By Blaine Palmer of Portland, Oregon. Blaine is a member of the Screen Actors Guild, AFL-CIO.
Open on: a newspaper spinning toward the camera. Voice Over: As the Oregonian reported yesterday, the growth in Oregon's film scene depends on bringing in investment from Hollywood (like Willie Sutton said, that's where the money is).
Cut to: crowds of people lining up for work.
The very successful Oregon Production Investment Fund (OPIF) has helped attract that Hollywood money to the Beaver state. A report from the Governor's Office of Film & Television shows that out-of-state spending in Oregon increased by 117% from 2005 to 2007, representing over $41.3M in direct spending for the state. With unemployment at over 12% in the Portland area who would want to stand in the way of a proven program to create jobs?
Cut to: Representative Phil Barnhart.
SB 621, an increase to the OPIF that would help bring more productions to Oregon passed the Oregon Senate on June 9. Since stories about bi-partisanship are big box office these days, I'll mention that it picked up four Republican votes. It was immediately sent over to the House and referred to the Revenue Committee that Representative Barnhart chairs.
Tick. Tick. Tick. Since the 9th of June, nothing has happened and Representative Barnhart has still not scheduled a hearing. Why would a Democratic representative stand in the way of a bill that would create family-wage jobs (many of them union jobs) in the midst of a recession? Ask Representative Barnhart.
More production jobs are waiting in the wings. Producers of additional films and a CBS television series are considering bringing their work here, but waiting to see if Oregon is willing to make the commitment to film incentives. They have the option of taking their productions to British Columbia which offers an unlimited incentive. The economic analysis report shows that besides creating jobs, the tax revenue generated by OPIF exceeds the amount given as an incentive. Shouldn't that make this a no-brainer? Ask Representative Barnhart.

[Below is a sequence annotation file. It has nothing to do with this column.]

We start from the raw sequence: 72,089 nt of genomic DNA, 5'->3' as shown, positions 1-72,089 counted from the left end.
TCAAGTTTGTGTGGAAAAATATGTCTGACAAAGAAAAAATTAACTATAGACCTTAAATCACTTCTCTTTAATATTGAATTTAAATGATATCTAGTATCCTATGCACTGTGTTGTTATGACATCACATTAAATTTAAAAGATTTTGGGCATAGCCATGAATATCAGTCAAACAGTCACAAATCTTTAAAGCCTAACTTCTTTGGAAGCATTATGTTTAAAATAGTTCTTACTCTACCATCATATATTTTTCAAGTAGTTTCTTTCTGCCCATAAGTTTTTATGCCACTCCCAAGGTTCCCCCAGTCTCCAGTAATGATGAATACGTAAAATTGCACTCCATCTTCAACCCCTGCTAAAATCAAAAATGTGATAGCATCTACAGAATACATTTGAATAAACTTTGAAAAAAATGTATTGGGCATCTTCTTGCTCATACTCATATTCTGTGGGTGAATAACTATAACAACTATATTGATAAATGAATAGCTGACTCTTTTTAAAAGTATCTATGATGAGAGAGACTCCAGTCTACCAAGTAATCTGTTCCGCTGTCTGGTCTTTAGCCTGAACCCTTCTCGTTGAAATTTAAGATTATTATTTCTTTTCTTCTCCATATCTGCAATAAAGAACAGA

If you read the reports and are still not convinced, just look around: film production is putting people to work, and contrary to our image of the movie business, most of the jobs are blue collar jobs: drivers, caterers, lighting technicians. I have worked in the film industry in Oregon for the last eleven years and have never seen so many of my colleagues getting work.
Why shouldn't we invest in a proven method of job creation? This bill should not be killed behind closed doors. The only way it can get a fair hearing is if you Ask Representative Barnhart.
The clock is ticking. The Revenue Committee needs to schedule on hearing on SB621, and fast. The family-wage jobs of Oregonians are hanging in the balance.